I have a thing for education. Call me nerdy. Call me oddball even. But I think learning is cool. In fact, I predict the 21 st century is going to be all about pedagogy.
Say what? You heard me — the future is going to be all about learning how to learn. Whether it’s new languages or new computer skills, math literacy or simply knowing how to read properly, those who actually learn how to learn will find themselves with the tools to adapt and thrive in the fast-changing world of tomorrow. Meanwhile, those who remain in the same spot, treading water and trying not to be subsumed by the tsunami of new stimuli, will drown. It’s that simple.
Okay. So I’m not talking conventional schooling here. I’m talking the future.
Try, for just a moment, to put aside your previous conception of what “school” means. Now imagine lifelong learning centres where students and teachers are excited about attending classes there. Places that stimulate and challenge and push individuals to raise their game to the next level. Institutions that offer all sorts of different learning methods and relevant teaching modes; that actually inspire people to think rather than just mimic.
To me it’s a no-brainer (if you’ll excuse the pun). Learning is fun if it’s presented in the proper context. And it makes life way more interesting. I mean, everybody has an anecdote about a favourite renegade teacher who turned their school experience around. Each of us, in our own hearts, knows how easy it is to be touched by the learning muse.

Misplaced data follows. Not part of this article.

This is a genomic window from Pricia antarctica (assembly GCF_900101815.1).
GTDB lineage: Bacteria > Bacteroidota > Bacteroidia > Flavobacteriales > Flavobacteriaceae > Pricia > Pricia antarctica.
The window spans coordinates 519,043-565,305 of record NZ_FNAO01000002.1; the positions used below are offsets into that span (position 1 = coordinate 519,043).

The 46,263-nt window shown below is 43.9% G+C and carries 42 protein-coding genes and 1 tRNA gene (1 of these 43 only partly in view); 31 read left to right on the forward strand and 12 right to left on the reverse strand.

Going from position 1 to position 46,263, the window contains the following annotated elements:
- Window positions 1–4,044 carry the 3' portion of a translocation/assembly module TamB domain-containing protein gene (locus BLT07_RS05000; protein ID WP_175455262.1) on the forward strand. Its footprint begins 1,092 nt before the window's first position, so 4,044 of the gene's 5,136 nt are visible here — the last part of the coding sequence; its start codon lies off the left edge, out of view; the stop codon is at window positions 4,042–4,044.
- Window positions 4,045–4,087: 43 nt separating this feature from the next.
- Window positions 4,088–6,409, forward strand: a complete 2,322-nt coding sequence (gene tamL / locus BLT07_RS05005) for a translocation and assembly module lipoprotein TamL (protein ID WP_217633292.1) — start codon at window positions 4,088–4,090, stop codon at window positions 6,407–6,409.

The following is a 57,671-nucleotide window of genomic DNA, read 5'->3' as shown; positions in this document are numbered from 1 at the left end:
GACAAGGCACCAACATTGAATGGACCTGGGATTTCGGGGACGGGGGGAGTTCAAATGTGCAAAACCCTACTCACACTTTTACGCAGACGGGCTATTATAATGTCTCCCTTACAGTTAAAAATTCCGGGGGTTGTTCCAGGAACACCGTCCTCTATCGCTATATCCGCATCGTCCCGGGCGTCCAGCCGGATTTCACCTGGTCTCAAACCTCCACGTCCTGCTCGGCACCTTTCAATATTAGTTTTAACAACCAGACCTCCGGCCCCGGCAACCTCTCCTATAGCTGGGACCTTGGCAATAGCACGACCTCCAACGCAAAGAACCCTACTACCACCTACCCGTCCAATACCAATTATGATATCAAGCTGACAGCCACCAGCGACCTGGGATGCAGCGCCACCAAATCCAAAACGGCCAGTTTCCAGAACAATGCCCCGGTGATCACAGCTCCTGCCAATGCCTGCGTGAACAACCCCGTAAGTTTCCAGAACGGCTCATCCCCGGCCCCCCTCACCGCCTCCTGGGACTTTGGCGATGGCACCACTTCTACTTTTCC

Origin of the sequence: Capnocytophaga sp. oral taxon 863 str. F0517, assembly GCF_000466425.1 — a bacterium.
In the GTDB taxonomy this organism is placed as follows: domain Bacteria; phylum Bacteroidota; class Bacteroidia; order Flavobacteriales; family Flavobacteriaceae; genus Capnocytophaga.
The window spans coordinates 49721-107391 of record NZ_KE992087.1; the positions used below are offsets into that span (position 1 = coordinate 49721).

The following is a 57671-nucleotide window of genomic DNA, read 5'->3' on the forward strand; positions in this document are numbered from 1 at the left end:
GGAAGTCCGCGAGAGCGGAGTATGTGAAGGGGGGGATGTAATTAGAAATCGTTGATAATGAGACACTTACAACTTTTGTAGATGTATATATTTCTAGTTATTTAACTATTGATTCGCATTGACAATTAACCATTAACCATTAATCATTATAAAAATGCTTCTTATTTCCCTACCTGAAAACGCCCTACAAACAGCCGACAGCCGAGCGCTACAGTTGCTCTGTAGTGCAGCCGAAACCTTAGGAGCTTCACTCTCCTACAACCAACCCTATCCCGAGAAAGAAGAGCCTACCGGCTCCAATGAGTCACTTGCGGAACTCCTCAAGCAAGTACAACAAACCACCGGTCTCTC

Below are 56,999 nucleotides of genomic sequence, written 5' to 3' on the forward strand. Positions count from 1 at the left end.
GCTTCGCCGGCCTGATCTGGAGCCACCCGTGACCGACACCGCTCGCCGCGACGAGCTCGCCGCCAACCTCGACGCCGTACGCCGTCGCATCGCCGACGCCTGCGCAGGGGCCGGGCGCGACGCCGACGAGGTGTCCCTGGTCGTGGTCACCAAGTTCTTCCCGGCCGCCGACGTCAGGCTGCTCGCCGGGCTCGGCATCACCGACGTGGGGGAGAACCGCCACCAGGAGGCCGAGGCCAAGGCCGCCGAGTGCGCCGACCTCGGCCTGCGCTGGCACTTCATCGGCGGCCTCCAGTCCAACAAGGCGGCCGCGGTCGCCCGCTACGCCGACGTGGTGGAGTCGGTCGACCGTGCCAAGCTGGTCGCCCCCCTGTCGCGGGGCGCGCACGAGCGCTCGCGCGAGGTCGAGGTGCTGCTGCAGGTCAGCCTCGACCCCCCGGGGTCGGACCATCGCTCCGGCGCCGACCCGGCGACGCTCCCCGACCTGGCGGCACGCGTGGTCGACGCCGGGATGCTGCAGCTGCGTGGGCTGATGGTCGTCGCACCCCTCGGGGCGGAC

Now if you push that kind of thinking to its logical extremes, it becomes immediately apparent that mountain resort communities provide eminently suitable environments to experiment with different learning and teaching models.
Why? Because they’re fun places to hang out. They’re youthful places and they attract outgoing, passionate, risk-taking people who aren’t afraid to try new things. Besides, the mountain environment offers its own inspiring dimensions. Seriously — would you rather attend a seminar in downtown Toronto or one at the base of Aspen?
More importantly, from an economic perspective, mountain tourism and education complement each other perfectly. Think about it: is a university campus really different in atmosphere than the Whistler towncentre? Not all that much actually…
We can talk about diversification all day long, but when push comes to shove there aren’t a lot of industries that are compatible with tourism. B.C.’s traditional extraction businesses certainly aren’t. It turns out that education is one of the few sectors that is.
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